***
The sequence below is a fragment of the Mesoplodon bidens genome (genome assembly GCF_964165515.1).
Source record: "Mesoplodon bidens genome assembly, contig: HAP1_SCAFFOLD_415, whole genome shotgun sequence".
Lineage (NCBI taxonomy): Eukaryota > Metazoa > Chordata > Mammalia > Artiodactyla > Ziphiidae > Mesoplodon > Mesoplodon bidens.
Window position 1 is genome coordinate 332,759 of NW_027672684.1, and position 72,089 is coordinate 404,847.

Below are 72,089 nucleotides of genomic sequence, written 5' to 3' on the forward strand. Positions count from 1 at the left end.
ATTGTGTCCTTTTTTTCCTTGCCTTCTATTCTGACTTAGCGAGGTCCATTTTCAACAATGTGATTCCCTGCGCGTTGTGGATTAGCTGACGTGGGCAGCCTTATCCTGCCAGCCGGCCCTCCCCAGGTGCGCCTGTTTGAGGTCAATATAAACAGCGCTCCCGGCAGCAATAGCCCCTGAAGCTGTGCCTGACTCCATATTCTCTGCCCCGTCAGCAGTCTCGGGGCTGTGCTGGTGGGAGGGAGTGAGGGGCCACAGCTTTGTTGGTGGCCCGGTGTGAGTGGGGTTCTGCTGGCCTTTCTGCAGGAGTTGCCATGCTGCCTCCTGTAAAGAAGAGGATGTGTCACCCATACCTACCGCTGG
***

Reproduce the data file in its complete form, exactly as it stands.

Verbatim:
The sequence below is a fragment of the Mesoplodon bidens genome (genome assembly GCF_964165515.1).
Source record: "Mesoplodon bidens genome assembly, contig: HAP1_SCAFFOLD_415, whole genome shotgun sequence".
Lineage (NCBI taxonomy): Eukaryota > Metazoa > Chordata > Mammalia > Artiodactyla > Ziphiidae > Mesoplodon > Mesoplodon bidens.
Window position 1 is genome coordinate 332,759 of NW_027672684.1, and position 72,089 is coordinate 404,847.

Below are 72,089 nucleotides of genomic sequence, written 5' to 3' on the forward strand. Positions count from 1 at the left end.
ATTGTGTCCTTTTTTTCCTTGCCTTCTATTCTGACTTAGCGAGGTCCATTTTCAACAATGTGATTCCCTGCGCGTTGTGGATTAGCTGACGTGGGCAGCCTTATCCTGCCAGCCGGCCCTCCCCAGGTGCGCCTGTTTGAGGTCAATATAAACAGCGCTCCCGGCAGCAATAGCCCCTGAAGCTGTGCCTGACTCCATATTCTCTGCCCCGTCAGCAGTCTCGGGGCTGTGCTGGTGGGAGGGAGTGAGGGGCCACAGCTTTGTTGGTGGCCCGGTGTGAGTGGGGTTCTGCTGGCCTTTCTGCAGGAGTTGCCATGCTGCCTCCTGTAAAGAAGAGGATGTGTCACCCATACCTACCGCTGG